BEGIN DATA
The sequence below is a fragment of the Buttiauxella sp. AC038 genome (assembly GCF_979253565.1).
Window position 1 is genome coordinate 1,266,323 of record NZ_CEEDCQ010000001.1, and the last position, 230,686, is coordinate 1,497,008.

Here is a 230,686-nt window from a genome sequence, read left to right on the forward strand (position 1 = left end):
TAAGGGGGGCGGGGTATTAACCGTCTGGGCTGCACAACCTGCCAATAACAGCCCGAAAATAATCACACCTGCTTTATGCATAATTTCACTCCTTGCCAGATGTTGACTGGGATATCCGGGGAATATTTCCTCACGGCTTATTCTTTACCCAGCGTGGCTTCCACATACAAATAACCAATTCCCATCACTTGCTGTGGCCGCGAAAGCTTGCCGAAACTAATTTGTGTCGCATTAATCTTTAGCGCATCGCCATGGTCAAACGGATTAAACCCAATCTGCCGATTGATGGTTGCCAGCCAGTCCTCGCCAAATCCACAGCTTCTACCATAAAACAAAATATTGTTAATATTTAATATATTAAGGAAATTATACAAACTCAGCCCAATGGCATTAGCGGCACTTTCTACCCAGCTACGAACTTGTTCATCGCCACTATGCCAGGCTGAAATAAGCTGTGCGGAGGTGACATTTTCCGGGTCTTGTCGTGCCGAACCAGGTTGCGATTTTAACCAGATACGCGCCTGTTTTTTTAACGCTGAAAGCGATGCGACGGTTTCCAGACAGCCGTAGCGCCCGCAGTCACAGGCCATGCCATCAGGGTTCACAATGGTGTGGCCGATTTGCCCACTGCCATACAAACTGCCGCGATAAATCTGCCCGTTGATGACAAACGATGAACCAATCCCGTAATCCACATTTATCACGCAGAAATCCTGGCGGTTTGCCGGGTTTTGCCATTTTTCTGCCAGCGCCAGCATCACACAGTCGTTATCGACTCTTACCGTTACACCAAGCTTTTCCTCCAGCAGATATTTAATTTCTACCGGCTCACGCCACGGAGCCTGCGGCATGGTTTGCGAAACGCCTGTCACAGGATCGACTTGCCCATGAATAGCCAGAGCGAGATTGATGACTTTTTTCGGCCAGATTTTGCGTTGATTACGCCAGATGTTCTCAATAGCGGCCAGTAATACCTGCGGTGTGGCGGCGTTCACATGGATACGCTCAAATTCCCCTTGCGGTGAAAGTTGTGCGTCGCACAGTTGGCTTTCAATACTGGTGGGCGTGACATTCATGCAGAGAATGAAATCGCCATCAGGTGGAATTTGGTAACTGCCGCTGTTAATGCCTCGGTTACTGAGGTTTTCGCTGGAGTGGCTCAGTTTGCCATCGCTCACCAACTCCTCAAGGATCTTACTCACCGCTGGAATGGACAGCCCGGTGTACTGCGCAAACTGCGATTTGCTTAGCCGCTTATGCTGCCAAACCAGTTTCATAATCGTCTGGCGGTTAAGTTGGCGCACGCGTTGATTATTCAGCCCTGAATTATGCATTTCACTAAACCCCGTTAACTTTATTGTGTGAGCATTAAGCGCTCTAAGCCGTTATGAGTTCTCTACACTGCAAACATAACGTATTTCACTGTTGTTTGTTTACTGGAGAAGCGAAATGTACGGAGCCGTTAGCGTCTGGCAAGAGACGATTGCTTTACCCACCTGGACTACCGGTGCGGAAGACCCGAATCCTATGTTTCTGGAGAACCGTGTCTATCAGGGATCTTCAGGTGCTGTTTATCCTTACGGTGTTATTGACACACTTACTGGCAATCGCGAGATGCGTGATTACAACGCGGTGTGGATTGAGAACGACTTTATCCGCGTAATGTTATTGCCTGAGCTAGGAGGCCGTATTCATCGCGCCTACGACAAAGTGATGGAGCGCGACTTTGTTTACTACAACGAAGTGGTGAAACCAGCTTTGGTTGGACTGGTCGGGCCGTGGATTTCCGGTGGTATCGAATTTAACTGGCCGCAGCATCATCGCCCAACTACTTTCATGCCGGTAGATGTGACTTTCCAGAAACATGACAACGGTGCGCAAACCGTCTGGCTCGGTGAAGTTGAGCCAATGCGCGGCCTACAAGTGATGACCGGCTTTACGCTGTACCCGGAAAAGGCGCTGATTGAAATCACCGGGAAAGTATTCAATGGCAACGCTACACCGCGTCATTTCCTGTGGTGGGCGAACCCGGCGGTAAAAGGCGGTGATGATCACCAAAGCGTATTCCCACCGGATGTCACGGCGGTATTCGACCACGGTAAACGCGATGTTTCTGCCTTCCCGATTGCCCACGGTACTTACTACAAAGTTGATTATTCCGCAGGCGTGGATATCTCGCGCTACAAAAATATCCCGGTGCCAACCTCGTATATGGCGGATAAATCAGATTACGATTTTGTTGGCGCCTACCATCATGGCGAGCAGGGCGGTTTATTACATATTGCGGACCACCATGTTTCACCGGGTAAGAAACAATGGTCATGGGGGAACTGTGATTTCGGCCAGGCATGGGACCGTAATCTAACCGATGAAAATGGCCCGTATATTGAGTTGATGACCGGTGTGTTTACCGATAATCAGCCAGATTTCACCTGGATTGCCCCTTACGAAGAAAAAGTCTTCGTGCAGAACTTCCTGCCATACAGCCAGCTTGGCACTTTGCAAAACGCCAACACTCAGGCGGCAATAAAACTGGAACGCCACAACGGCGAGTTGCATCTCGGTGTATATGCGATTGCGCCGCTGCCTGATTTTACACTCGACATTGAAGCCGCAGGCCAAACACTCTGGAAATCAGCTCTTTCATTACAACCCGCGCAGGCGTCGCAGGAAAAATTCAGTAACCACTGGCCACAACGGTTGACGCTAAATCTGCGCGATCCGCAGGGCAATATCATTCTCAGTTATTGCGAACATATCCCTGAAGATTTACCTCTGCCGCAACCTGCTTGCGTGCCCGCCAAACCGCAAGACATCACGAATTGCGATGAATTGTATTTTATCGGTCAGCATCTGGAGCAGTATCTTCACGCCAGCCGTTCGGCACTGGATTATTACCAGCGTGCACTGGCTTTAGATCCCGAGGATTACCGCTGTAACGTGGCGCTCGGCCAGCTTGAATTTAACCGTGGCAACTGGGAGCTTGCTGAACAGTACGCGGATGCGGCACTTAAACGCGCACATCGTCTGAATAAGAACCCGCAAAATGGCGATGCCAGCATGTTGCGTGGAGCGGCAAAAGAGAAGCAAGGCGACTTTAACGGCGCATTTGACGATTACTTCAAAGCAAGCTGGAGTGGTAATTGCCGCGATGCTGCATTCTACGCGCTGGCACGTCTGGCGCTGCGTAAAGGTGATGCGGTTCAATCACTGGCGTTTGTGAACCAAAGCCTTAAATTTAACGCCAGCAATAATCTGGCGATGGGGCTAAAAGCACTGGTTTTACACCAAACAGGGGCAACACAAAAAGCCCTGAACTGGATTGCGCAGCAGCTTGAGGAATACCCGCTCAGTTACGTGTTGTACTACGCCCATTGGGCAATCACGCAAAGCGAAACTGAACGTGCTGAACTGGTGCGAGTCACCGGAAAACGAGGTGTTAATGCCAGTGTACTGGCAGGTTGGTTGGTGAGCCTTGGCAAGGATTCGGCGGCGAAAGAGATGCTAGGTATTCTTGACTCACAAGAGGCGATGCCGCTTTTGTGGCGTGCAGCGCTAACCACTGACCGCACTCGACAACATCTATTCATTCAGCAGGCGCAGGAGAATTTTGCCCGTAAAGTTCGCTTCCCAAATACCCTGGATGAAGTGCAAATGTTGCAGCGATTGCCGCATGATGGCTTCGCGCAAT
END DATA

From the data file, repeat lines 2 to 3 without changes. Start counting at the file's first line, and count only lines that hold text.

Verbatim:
Window position 1 is genome coordinate 1,266,323 of record NZ_CEEDCQ010000001.1, and the last position, 230,686, is coordinate 1,497,008.

Here is a 230,686-nt window from a genome sequence, read left to right on the forward strand (position 1 = left end):